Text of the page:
Q: We are a small company, can we benefit by implementing performance improvement?
A: Yes. Performance improvement is universally applicable. I make proven tools and techniques available to all organizations, regardless of type, size, product, or location.
Q: If we implement performance improvement do we have to join different organizations?
A: Definitely not. You can benefit from performance improvement without the recurring expenses of joining different organizations, although you may benefit by joining some organizations.
Q: Why should we document our processes when everyone knows what to do?
A: Everything is a process whether or not it is documented. Without documented processes there will be constant variation, which wastes time and money. To successfully repeat and stabilize a process, you must document it. Once a process is stable, it can be improved and possibly automated. Processes are an excellent method to retain and share knowledge, especially if your people are new, promoted, or leave unexpectedly. The best approach is visual knowledge management (VKM). VKM is six (6) times more effect than words alone, increases productivity 25%, and reduces education time as much as 80%.
Q: We hold a large market share, why should we be concerned?
A: Competitive advantage is temporary and only lasts until your next improvement or until your competition improves. A competitive advantage averages less than a year, with today’s ever changing global marketplace and customers having access to a wealth of information. What you are doing today won’t be good enough tomorrow. Performance improvement is a necessity.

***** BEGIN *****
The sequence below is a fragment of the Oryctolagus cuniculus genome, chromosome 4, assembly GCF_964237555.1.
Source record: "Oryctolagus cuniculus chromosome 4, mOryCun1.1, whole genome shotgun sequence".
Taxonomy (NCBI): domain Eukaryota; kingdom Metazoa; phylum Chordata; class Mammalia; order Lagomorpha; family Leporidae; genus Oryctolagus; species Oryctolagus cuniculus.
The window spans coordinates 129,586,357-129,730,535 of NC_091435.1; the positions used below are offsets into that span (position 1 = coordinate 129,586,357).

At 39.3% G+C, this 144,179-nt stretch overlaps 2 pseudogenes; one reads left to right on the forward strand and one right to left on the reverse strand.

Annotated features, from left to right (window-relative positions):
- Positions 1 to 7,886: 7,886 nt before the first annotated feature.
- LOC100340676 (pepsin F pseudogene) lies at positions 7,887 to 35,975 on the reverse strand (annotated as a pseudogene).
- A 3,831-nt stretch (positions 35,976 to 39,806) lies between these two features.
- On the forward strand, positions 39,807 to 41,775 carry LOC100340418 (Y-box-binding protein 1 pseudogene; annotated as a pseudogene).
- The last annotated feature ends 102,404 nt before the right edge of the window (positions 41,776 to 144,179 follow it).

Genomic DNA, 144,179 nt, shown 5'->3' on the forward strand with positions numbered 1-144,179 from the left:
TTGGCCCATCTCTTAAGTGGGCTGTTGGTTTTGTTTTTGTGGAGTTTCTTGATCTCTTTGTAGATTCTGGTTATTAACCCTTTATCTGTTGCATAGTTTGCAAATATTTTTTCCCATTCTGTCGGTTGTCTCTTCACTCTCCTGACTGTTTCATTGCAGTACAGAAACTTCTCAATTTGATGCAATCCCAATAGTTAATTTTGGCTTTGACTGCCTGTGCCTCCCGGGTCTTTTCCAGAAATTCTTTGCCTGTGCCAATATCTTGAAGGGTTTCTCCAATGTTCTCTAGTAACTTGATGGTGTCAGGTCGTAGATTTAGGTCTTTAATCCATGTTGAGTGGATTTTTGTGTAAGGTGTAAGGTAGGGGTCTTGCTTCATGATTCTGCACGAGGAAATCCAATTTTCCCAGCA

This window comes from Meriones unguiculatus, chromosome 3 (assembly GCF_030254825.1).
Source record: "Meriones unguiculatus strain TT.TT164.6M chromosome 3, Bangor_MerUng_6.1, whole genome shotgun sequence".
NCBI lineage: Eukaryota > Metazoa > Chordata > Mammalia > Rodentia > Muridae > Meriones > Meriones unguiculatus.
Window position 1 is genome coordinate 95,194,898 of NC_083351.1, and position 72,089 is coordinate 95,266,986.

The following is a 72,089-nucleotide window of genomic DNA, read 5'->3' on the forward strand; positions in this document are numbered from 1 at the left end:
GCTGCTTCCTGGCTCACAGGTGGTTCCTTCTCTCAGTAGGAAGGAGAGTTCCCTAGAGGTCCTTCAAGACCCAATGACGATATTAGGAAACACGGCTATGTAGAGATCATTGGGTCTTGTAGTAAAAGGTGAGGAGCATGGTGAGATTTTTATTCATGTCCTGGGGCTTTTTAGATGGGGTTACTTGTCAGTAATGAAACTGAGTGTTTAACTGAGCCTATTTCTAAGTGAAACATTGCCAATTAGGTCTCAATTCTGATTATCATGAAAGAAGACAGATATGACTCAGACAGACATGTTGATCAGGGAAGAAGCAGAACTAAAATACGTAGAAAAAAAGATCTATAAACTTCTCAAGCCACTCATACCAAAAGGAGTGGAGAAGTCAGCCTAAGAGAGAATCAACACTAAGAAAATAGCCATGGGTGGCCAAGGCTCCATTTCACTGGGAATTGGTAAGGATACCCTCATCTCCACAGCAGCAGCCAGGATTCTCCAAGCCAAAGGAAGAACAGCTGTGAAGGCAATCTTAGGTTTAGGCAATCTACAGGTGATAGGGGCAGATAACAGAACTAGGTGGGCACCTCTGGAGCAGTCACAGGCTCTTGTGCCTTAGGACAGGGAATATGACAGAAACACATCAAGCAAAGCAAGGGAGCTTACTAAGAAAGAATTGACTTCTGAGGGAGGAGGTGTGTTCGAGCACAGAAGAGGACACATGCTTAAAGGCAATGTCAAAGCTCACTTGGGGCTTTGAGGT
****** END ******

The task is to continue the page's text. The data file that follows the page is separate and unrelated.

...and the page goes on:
Q: Why is our customer’s perspective so importance?
A: Customers who receive a satisfactory product but are treated poorly may perceive the poor service as overriding all the benefits of your product. However, a customer who receives an unsatisfactory product but gets prompt and courteous service may still remain your loyal client.
Q: I am considering starting my own business, can I benefit from your services?
A: Actually this is the best time to establish a contagious performance improvement culture, before any expectations or less than desirable culture forms.
Q: What if we invest in developing our people and they leave?
A: I realize it is not appropriate to answer a question with a question, but what happens if you don't invest in your people and they stay? Ignorance is expensive.
If you can’t find your answer here, let me know and I will get you the answer.